I carried out my PhD at Bangor University on laboratory experiments and modelling of the synchronisation of algal cell division under light:dark cycles. I then went to work at the Fisheries Laboratory in Aberdeen on herring stock assessment. During my time in Aberdeen I carried out research and modelling on fish recruitment processes, zooplankton population dynamics and nutrient cycling in inshore ecosystems. Then, in 2010 I moved to the University of Strathclyde and focussed on development of end-to-end (microbes to megafauna) models of shelf sea ecosystems, with a particular emphasis on simulating fishery yields and the impact of fisheries on the ecosystem. This is the research area that I am bringing into MERP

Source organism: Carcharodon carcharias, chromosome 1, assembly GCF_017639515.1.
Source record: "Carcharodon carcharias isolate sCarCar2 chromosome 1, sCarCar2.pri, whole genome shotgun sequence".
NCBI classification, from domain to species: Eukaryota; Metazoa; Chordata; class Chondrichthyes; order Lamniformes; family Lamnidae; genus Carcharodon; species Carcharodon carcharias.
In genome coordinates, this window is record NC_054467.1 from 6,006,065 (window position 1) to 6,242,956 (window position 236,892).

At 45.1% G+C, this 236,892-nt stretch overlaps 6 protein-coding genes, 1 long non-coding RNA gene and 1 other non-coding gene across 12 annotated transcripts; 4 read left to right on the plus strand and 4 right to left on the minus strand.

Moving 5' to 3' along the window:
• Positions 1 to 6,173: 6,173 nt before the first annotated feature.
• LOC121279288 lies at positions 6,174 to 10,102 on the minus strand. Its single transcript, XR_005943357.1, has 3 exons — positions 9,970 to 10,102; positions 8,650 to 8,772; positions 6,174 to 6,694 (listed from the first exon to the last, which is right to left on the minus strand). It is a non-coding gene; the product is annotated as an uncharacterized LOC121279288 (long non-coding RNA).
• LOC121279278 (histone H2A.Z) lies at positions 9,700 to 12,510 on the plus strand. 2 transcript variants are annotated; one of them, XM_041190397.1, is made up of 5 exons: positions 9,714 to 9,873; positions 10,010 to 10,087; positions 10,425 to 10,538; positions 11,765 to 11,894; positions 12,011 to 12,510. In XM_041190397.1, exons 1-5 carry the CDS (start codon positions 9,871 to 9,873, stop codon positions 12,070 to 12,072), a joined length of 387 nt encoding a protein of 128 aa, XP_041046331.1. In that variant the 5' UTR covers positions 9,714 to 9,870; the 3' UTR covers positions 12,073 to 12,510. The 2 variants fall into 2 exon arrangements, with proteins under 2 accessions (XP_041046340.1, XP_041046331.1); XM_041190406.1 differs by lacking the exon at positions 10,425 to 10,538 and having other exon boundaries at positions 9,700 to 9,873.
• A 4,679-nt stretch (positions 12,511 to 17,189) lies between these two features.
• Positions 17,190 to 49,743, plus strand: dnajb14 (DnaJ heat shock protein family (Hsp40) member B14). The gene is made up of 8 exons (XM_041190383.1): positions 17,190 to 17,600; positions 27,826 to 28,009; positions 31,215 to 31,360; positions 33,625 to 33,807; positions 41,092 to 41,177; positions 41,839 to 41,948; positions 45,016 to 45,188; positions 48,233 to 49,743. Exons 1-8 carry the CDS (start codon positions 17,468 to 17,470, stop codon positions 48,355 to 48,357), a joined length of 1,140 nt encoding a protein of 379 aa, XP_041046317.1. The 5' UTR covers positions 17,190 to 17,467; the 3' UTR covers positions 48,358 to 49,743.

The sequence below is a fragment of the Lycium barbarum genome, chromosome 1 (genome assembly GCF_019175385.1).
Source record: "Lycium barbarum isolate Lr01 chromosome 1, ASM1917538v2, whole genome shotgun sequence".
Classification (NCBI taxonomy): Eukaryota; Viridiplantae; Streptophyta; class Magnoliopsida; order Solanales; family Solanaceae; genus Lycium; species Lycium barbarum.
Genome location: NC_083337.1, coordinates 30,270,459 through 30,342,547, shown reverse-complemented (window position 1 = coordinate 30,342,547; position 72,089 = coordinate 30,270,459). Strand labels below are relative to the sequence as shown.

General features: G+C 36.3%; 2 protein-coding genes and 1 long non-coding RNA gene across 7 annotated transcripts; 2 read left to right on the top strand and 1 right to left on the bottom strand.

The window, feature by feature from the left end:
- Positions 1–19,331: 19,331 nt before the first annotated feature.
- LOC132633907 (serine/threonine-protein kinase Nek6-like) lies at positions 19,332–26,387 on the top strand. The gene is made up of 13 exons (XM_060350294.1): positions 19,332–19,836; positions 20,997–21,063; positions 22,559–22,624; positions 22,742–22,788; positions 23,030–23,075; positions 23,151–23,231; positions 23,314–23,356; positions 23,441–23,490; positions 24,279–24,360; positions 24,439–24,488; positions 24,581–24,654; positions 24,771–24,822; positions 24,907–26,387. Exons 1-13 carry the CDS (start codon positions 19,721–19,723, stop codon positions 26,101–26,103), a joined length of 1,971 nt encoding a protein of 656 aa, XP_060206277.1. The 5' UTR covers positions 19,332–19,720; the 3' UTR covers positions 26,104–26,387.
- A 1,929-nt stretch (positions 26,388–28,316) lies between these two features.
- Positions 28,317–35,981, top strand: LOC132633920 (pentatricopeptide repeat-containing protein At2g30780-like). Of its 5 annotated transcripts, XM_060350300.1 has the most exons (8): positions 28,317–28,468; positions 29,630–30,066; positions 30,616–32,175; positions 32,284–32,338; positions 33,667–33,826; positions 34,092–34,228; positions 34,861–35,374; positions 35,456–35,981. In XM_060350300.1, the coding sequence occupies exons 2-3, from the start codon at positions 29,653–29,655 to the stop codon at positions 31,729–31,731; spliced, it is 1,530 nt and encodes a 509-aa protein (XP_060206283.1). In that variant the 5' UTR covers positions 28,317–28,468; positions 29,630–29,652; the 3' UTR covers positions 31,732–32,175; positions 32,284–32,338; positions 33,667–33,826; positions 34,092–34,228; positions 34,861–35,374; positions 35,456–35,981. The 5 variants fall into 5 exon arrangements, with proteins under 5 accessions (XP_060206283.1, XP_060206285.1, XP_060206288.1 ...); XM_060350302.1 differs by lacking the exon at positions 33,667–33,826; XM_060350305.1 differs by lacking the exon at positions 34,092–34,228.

Heath, M.R and Cook, R.M. (2015). Hindcasting the quantity and composition of discards by demersal fisheries in the North Sea. PLoS One | DOI:10.1371/journal.pone.0117078 March 16 2015.
Heath, M.R., Cook, R.M., Cameron, A.I., Morris, D.J. and Speirs, D.C. (2014). Cascading ecological effects of eliminating fishery discards. Nature Communications 5:3893 doi: 10.1038/ncomms4893
Heath, M.R., Speirs, D.C. and Steele, J.H. (2014). Understanding patterns and processes in models of trophic cascades. Ecology Letters 17, 101-114.
Heath, M.R. (2012). Ecosystem limits to food web fluxes and fisheries yields in the North Sea simulated with an end-to-end food web model. Progress in Oceanography (Special issue: End-to-end modelling: Towards Comparative Analysis of Marine Ecosystem Organisation) 102, 42-66.